In addition to diet, clients should be constantly reminded of the importance of an active lifestyle in maintaining health. “Perhaps the next field to emerge will be ‘kinetogenomics,’” says Rodriguez. “Trainability is a complex phenotype that includes muscle mass, muscle type and metabolism, all of which are controlled by genes—which is not all that different from nutrition.”
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Most experts expect that the real-world application of nutrigenomics, or personalized nutrition, will result in significant cost savings for consumers, employers, government and third-party insurance providers through its effects on disease prevention. However, other experts caution against rushing to embrace the science before there has been a detailed investigation of its moral and ethical implications. There’s concern that employers or insurers could use genetic information against those who are at high nutritional risk for disease.
According to Dave Schmidt, PhD, president and chief executive officer of the International Food Information Council (IFIC), “Consumers are generally positive about the potential benefits of personalized nutrition.” However, Schmidt cited a 1997 survey commissioned by IFIC in which two-thirds of the people polled said they would not undergo genetic testing if they thought that health insurers and employers would be able to access the results.
If and when genetic testing becomes commonplace, the collection, storage and use of genetic information will be a highly controversial issue. And since genetic tests could be relevant to blood relatives, physicians might face situations in which they must choose between keeping patient confidentiality and providing potentially useful information to other members of the same family.
DeBusk, Ruth. 2003. Genetics: The Nutrition Connection. Washington, DC: American Dietetic Association.
Rodriguez, Raymond. Forthcoming. Nutritional Genomics: Discovering the Path to Personalized Nutrition.
Willett, Walt. 2001, 2005. Eat, Drink and Be Healthy: The Harvard Medical School Guide to Healthy Eating. Free Press.
http://nutrigenomics.ucdavis.edu/: NCMHD Center of Excellence for Nutritional Genomics, University of California, Davis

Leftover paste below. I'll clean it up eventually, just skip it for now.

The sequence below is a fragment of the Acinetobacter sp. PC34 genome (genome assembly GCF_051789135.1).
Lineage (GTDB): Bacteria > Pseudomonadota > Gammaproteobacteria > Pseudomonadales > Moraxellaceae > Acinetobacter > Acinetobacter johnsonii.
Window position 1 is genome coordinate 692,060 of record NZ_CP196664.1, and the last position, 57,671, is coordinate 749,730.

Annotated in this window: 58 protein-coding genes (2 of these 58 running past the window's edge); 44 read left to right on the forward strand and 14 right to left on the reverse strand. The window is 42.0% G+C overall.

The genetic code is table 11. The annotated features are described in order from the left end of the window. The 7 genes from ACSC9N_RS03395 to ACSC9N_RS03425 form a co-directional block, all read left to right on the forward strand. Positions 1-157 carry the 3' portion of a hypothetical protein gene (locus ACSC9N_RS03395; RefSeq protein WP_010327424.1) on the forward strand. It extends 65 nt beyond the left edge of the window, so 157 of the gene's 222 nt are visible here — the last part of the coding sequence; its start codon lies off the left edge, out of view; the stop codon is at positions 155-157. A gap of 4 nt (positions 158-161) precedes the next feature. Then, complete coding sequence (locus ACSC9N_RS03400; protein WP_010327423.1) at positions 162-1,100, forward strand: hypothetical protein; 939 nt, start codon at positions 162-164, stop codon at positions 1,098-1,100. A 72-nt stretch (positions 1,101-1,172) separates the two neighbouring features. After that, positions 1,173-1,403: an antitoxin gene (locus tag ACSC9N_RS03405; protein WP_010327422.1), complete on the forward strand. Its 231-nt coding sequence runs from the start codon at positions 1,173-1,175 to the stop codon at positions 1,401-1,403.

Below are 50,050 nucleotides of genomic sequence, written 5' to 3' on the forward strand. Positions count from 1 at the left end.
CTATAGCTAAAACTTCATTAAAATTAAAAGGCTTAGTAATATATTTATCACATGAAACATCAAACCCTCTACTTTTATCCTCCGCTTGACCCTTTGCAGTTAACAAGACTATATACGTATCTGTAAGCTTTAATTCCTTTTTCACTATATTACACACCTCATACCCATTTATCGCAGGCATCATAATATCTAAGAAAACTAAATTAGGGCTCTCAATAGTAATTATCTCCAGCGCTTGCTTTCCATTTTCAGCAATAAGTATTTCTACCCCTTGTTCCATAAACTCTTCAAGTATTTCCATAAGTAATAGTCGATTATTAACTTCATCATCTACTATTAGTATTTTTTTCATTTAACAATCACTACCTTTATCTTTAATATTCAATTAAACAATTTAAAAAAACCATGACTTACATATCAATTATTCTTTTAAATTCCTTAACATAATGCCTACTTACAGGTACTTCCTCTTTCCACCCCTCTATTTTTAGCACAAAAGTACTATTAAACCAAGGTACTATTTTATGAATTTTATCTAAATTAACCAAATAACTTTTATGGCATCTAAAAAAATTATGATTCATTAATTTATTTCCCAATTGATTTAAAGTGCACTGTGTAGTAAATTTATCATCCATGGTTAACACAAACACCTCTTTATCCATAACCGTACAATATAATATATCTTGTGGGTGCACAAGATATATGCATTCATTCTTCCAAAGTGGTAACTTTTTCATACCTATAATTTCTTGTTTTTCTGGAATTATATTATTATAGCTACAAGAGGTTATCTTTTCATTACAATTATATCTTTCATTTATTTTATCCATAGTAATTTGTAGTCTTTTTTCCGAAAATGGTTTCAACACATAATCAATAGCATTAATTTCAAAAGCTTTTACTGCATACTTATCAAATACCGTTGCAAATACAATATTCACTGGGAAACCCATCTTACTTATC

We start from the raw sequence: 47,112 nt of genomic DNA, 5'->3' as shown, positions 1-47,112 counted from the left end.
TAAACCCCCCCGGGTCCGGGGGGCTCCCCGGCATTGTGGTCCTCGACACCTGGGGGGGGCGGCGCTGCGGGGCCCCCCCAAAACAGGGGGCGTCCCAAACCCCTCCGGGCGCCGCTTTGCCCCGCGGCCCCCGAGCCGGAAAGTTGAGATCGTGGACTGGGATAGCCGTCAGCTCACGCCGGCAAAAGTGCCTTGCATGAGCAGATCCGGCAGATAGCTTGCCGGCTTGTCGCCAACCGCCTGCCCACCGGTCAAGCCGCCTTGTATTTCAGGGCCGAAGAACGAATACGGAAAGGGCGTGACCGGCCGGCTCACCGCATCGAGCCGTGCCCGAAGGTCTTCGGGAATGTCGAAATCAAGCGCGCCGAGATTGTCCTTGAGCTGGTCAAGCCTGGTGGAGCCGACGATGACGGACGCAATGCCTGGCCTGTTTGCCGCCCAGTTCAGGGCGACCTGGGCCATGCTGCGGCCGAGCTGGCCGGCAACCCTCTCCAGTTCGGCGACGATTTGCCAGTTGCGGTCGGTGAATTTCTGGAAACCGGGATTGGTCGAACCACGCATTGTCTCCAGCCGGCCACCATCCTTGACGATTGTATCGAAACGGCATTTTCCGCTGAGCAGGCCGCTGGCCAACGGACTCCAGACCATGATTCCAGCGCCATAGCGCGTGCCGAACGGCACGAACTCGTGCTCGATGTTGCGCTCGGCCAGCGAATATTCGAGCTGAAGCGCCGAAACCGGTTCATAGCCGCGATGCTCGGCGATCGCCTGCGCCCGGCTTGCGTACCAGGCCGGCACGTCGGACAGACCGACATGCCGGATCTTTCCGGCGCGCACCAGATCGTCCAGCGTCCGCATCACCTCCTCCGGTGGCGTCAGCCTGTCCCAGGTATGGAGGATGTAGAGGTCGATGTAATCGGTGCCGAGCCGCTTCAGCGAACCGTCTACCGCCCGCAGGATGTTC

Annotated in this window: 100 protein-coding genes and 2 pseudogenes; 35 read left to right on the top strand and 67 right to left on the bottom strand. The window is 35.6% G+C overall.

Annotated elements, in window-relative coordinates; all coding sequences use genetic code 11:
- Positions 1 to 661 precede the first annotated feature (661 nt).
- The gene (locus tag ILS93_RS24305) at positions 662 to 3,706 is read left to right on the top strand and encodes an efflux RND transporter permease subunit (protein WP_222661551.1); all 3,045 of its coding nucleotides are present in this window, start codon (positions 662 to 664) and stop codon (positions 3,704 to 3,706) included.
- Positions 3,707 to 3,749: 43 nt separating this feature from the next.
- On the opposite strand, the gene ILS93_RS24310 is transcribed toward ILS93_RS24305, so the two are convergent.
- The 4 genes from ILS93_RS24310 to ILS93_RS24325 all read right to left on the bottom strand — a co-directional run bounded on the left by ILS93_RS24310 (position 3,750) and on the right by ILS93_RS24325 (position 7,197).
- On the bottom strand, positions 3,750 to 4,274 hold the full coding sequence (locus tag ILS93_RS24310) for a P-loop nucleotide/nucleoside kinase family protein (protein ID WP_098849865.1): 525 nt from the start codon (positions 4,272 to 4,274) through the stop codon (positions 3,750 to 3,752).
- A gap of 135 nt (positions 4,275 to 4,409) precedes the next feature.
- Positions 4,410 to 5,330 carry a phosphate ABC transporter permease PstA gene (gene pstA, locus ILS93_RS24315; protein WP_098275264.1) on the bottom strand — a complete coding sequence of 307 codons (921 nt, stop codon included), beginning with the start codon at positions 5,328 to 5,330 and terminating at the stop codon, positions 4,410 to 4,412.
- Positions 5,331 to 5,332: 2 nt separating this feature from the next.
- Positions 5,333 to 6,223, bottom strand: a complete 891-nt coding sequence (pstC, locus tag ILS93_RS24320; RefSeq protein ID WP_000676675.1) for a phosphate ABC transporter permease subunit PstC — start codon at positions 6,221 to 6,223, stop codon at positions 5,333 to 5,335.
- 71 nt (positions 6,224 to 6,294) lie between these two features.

www.nutrigenomics.nl: Centre for Human Nutrigenomics
“Individual genetic differences in response to dietary components have been evident for thousands of years.”“Individual genetic differences in response to dietary components have been evident for thousands of years,”
Berberich, S. 2005. Nutrigenomics tailors food to user’s DNA. www.gazette.net/stories/091405/busimlo01014_31895.shtml; retrieved Sept. 28, 2005.
Chávez, A., & Muñoz de Chávez, M. 2003. Nutrigenomics in public health nutrition: Short-term perspectives. European Journal of Clinical Nutrition, 57 (Suppl. 1), S97–S100.
DeBusk, R., et al. 2005. Nutritional genomics in practice: Where do we begin? Journal of the American Dietetic Association, 105 (4), 589–98.
Foggarty, C. 2005. The future of genetics: Where is the dietitian? Networking News, 27 (2).
Fogg-Johnson, N., & Merolli, A. 1999. Nutrigenomics—The next wave in nutrition research. www.nutraceuticalsworld.com/marapr001.htm; retrieved Sept. 28, 2005.
German, J. 2005. Genetic dietetics: Nutrigenomics and the future of dietetics practice. Journal of the American Dietetic Association, 105 (4), 530–31.
Gillies, P. 2003. Nutrigenomics: The Rubicon of molecular nutrition. Journal of the American Dietetic Association, 103 (12, Suppl. 2), S50–S55.
Ordovas, J.M., & Mooser, V. 2004. Nutrigenomics and nutrigenetics. Current Opinion in Lipidology, 15, 101–108.
University of California, Davis. 2004. Information on nutrigenomics. http://nutrigenomics.ucdavis.edu/; retrieved Sept. 28, 2005.